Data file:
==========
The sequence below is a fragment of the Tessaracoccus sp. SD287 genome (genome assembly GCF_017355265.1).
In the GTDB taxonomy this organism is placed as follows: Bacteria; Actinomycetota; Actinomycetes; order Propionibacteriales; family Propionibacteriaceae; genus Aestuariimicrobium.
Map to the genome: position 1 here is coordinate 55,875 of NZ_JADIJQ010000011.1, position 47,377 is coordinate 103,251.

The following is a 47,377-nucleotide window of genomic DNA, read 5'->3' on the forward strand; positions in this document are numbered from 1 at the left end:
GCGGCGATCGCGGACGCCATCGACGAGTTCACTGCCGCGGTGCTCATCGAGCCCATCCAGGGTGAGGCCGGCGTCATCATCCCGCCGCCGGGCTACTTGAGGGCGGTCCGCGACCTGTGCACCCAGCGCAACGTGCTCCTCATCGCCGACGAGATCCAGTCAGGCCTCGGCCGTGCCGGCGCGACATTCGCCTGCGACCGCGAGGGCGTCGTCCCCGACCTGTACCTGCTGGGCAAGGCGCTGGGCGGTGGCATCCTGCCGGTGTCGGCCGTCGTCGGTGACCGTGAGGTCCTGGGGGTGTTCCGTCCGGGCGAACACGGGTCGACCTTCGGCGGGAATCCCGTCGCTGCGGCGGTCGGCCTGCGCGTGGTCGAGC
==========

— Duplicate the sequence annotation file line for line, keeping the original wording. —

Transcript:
The sequence below is a fragment of the Tessaracoccus sp. SD287 genome (genome assembly GCF_017355265.1).
In the GTDB taxonomy this organism is placed as follows: Bacteria; Actinomycetota; Actinomycetes; order Propionibacteriales; family Propionibacteriaceae; genus Aestuariimicrobium.
Map to the genome: position 1 here is coordinate 55,875 of NZ_JADIJQ010000011.1, position 47,377 is coordinate 103,251.

The following is a 47,377-nucleotide window of genomic DNA, read 5'->3' on the forward strand; positions in this document are numbered from 1 at the left end:
GCGGCGATCGCGGACGCCATCGACGAGTTCACTGCCGCGGTGCTCATCGAGCCCATCCAGGGTGAGGCCGGCGTCATCATCCCGCCGCCGGGCTACTTGAGGGCGGTCCGCGACCTGTGCACCCAGCGCAACGTGCTCCTCATCGCCGACGAGATCCAGTCAGGCCTCGGCCGTGCCGGCGCGACATTCGCCTGCGACCGCGAGGGCGTCGTCCCCGACCTGTACCTGCTGGGCAAGGCGCTGGGCGGTGGCATCCTGCCGGTGTCGGCCGTCGTCGGTGACCGTGAGGTCCTGGGGGTGTTCCGTCCGGGCGAACACGGGTCGACCTTCGGCGGGAATCCCGTCGCTGCGGCGGTCGGCCTGCGCGTGGTCGAGC